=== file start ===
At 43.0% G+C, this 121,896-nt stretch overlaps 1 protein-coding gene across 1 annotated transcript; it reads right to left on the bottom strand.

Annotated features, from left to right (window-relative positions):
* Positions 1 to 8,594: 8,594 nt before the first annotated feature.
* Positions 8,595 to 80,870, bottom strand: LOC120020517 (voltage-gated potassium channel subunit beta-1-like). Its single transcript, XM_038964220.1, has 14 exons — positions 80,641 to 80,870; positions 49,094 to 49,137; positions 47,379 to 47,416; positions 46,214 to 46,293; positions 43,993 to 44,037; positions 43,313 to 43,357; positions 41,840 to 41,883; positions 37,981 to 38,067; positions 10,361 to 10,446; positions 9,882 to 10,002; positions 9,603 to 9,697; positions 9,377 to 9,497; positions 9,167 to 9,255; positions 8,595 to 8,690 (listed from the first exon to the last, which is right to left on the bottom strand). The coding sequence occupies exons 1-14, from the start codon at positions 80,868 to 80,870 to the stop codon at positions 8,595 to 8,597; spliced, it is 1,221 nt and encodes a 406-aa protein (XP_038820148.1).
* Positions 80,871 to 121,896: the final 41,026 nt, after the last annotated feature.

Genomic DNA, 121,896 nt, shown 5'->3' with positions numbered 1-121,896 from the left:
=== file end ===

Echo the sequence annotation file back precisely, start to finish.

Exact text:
At 43.0% G+C, this 121,896-nt stretch overlaps 1 protein-coding gene across 1 annotated transcript; it reads right to left on the bottom strand.

Annotated features, from left to right (window-relative positions):
* Positions 1 to 8,594: 8,594 nt before the first annotated feature.
* Positions 8,595 to 80,870, bottom strand: LOC120020517 (voltage-gated potassium channel subunit beta-1-like). Its single transcript, XM_038964220.1, has 14 exons — positions 80,641 to 80,870; positions 49,094 to 49,137; positions 47,379 to 47,416; positions 46,214 to 46,293; positions 43,993 to 44,037; positions 43,313 to 43,357; positions 41,840 to 41,883; positions 37,981 to 38,067; positions 10,361 to 10,446; positions 9,882 to 10,002; positions 9,603 to 9,697; positions 9,377 to 9,497; positions 9,167 to 9,255; positions 8,595 to 8,690 (listed from the first exon to the last, which is right to left on the bottom strand). The coding sequence occupies exons 1-14, from the start codon at positions 80,868 to 80,870 to the stop codon at positions 8,595 to 8,597; spliced, it is 1,221 nt and encodes a 406-aa protein (XP_038820148.1).
* Positions 80,871 to 121,896: the final 41,026 nt, after the last annotated feature.

Genomic DNA, 121,896 nt, shown 5'->3' with positions numbered 1-121,896 from the left: